Since the end of World War II, the United States Agency for International Development (USAID) has worked to further America's foreign policy interests in expanding democracy and free markets. U.S. foreign aid to the Middle East and South Asia has long played a key role in advancing U.S. foreign policy goals.
Most of the aid money provides nations with military support such as arms, education and training -- a strategic effort to discourage arms races among countries in the region and promote stability. Economic aid, meanwhile, has been used to further development efforts. With nearly half of the region's population under age 24, inadequate education and employment opportunities for this large youth population contribute to internal instability.
Afghanistan is the largest annual recipient of U.S. foreign assistance in South Asia, accounting for upwards of $10 billion in aid for FY 2010. Second is Pakistan, which received $4.4 billion in aid in 2010.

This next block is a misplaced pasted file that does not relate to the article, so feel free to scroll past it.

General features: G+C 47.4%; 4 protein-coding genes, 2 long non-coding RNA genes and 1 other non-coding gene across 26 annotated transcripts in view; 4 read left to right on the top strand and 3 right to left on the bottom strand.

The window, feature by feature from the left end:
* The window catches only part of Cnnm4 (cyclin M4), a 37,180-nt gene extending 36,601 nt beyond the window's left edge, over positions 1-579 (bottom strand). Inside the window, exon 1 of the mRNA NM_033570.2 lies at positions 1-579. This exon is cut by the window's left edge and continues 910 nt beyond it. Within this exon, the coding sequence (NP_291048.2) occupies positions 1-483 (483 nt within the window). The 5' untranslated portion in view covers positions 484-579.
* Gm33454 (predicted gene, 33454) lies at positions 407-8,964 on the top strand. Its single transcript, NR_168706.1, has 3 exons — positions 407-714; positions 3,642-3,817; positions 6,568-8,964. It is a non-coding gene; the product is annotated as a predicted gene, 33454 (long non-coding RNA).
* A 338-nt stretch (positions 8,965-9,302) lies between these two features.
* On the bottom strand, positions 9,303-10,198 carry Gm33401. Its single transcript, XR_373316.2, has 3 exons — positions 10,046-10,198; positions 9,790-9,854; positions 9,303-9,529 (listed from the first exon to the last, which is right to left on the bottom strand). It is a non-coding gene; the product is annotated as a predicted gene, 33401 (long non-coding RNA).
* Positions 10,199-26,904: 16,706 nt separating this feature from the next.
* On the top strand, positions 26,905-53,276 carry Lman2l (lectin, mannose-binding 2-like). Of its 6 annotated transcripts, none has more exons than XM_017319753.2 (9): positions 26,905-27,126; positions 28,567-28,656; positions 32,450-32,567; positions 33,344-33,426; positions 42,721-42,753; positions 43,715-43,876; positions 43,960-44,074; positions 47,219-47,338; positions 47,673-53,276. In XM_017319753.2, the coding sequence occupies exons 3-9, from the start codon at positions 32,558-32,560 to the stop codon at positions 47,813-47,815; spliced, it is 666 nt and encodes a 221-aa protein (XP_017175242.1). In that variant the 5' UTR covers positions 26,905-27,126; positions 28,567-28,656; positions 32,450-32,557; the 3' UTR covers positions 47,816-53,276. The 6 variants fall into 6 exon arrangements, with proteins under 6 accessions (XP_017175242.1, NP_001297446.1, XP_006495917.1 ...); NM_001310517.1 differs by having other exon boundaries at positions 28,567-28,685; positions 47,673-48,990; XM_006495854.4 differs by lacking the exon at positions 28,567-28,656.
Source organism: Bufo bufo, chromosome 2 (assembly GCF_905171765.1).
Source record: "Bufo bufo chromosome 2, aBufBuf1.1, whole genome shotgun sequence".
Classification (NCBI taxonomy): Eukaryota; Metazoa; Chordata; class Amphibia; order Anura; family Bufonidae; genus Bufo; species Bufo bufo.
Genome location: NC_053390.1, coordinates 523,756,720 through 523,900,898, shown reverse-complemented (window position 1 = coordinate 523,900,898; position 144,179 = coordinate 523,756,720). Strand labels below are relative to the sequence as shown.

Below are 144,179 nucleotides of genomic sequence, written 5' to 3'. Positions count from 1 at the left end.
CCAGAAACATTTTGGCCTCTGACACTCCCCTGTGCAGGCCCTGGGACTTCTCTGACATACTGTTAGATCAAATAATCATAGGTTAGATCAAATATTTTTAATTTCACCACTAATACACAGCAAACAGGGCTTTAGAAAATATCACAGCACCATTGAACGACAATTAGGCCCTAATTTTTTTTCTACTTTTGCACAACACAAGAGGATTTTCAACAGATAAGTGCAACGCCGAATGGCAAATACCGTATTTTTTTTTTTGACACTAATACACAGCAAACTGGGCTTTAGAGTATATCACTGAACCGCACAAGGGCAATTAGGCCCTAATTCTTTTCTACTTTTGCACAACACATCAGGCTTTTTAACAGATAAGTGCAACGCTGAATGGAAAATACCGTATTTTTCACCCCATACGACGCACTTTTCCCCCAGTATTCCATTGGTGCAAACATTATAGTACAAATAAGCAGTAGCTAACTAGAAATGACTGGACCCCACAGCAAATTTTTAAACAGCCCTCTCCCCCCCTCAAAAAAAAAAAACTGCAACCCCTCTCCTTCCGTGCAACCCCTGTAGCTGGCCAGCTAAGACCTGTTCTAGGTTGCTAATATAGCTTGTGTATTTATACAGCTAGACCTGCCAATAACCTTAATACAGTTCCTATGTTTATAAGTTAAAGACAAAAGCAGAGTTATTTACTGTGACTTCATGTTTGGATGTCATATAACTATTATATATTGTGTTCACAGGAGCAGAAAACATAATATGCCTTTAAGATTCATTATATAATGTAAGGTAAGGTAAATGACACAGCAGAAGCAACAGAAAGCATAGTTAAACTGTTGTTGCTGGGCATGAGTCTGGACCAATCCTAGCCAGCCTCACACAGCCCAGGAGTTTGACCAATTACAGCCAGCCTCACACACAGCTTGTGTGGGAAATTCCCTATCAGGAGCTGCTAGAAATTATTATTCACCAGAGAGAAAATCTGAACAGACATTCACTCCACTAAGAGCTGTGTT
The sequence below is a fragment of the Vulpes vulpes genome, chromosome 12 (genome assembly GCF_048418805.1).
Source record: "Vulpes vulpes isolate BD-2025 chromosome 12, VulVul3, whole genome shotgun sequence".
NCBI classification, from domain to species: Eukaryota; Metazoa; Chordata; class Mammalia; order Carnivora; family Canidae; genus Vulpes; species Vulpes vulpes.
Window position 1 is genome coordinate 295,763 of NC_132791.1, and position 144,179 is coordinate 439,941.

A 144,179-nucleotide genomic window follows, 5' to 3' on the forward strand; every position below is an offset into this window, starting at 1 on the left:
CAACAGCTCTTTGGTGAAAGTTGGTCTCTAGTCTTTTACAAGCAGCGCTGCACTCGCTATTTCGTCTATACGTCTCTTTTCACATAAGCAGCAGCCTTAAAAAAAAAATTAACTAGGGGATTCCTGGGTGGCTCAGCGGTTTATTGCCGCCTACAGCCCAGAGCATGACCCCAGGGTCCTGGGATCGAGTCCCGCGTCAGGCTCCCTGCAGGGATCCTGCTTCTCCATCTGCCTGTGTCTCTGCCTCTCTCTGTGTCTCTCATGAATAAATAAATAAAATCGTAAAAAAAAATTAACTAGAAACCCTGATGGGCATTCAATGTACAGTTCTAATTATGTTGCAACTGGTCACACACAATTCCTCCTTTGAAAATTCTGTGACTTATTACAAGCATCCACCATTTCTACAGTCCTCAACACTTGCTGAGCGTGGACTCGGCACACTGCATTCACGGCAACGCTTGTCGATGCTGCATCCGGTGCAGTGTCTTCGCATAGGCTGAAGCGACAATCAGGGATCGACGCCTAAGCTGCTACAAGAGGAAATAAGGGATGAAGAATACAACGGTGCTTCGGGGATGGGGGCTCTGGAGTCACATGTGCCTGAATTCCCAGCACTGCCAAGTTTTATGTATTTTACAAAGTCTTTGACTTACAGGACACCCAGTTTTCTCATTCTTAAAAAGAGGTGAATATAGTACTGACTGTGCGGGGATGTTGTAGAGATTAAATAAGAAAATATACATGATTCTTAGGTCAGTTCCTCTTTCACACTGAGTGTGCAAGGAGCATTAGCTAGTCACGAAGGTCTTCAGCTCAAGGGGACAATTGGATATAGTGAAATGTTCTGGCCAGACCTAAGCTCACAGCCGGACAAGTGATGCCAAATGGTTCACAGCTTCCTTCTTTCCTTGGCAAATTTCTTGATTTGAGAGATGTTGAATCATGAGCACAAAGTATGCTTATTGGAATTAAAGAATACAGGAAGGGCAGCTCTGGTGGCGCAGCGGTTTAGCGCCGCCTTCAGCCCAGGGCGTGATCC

In the Middle East, Israel received $2.8 billion in 2010. Egypt receives an average of nearly $2 billion annually, mostly military aid.
For more information on U.S. foreign aid, including historical perspective and recent trends, read the Congressional Research Service's full 2010 report.
Source: Library of Congress (map); Congressional Research Service, June 2010 report (data)
Adam Popescu contributed to this report.